By Susan Wroble

Susan Wroble is a Denver-based children’s author with a focus on science-based stories. When she is not writing, you can find Susan trying to transform her yard into a native plant habitat or working at Colorado Children’s Hospital with the family’s therapy dog. She has a lifelong love of birds, perhaps instilled at birth with her middle name—Burd.

If you are searching for a book to draw kids into a love of birding, ornithologist Donald Kroodsma’s Listen to the Birds might be the perfect fit. Kroodsma, a birdsong specialist, is best known for his books for adults: The Singing Life of Birds, Birdsong by the Seasons, and Listening to a Continent Sing.

In Listen to the Birds, Kroodsma teamed up with illustrator and designer Léna Mazilu and interactive developer Yoann Guény to create a nonfiction child’s picture book of common North American birds that is accompanied by an augmented reality “Birdie Memory” app. With the app downloaded onto a phone and the phone camera pointed to a bird in the book, the bird seems to come alive, move — and sing. The effect is completely enchanting.

From the publisher’s standpoint, the book is aimed at children in grades 1-3, but readers have given it a much wider age range, from 4-11 years. Note that this is not a book to send off to children in the younger age of that range for them to read on their own, since the reading level (860 Lexile) is typically children aged 11-14. Instead, this is a book to read with kids. Mazilu’s richly patterned, brilliantly colored illustrations invite readers into a deeper exploration of the birds on each spread.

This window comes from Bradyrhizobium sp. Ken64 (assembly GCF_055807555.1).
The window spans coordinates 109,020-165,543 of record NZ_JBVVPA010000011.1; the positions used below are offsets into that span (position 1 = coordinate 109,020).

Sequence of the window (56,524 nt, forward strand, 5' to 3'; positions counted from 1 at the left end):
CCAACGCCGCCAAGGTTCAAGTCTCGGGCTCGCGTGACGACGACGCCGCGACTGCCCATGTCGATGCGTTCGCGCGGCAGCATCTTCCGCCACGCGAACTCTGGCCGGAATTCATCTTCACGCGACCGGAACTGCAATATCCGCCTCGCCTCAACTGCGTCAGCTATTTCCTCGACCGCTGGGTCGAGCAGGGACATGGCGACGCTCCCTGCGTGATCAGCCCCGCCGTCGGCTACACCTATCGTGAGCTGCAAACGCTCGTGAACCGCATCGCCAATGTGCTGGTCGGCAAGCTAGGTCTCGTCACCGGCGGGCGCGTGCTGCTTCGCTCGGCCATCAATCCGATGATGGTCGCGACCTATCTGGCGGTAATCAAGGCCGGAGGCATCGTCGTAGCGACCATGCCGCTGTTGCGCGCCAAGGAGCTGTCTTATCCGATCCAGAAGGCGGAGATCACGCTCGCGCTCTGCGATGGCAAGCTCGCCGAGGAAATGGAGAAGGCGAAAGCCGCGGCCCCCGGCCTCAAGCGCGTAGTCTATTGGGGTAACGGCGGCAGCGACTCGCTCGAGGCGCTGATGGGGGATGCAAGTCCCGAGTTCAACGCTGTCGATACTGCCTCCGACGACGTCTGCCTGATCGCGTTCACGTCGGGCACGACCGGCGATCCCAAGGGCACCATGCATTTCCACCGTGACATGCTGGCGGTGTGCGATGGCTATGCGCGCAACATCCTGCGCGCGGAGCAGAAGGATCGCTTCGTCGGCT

Listen to the Birds is also a perfect book to pair with a morning hike with children. The book’s structure is brilliant—Kroodsma divides the book into two sections: a dawn walk in Eastern North America, and a second walk in Western North America. In each, he starts the imagined walk in a park before heading into edge habitat and then into forest, and along the way introduces the readers to the common birds in each of those habitats. In the eastern park on the edge of town, for example, we meet the American Robin, the Northern Cardinal, the Tufted Titmouse, and the Blue Jay. For each bird, Kroodsma has given the common mnemonic of the song, several paragraphs with details about the bird, and a fun fact.

This is a book that could be read in its entirety before your hike, then again in short sections, focusing on the 3-4 birds in that habitat and then continuing the hike before reading the next section. Using the interactive Birdie Memory app to listen to each bird before heading into the next portion of your hike will assist kids in identifying these birds by their morning song. Along with the animation and song, the app gives a bit of information on each bird, their scientific name, and a link to a sonogram to replay the song.

The back matter in this book is especially rich. Kroodsma provides additional resources, as well as a glossary that covers in more detail such things as innate song, immediate variety of song, and eventual variety. The “Variety in Birdsong” section explains dialects, repertoires, patterns, and variations. In other sections, Kroodsma explains why birdsong is seasonal, and the relationship between happiness and song, while “Listening with Your Eyes” gives an introduction to reading a spectrogram.

With its treasure trove of details on song, behavior, and habitats, this book and app combination is so engaging that adult readers may find themselves new facts right alongside the kids.


Listen to the Birds by Donald Kroodsma, illustrated by Léna Mazilu, with Birdie Memory app by Léna Mazilu and Yoann Guény

Norton Young Readers, 2023

ISBN: 978-1-324-03103-1

$19.95 USA; $25.95 Canada

64 pages, Grade level 1-3 (per publisher), Lexile 860

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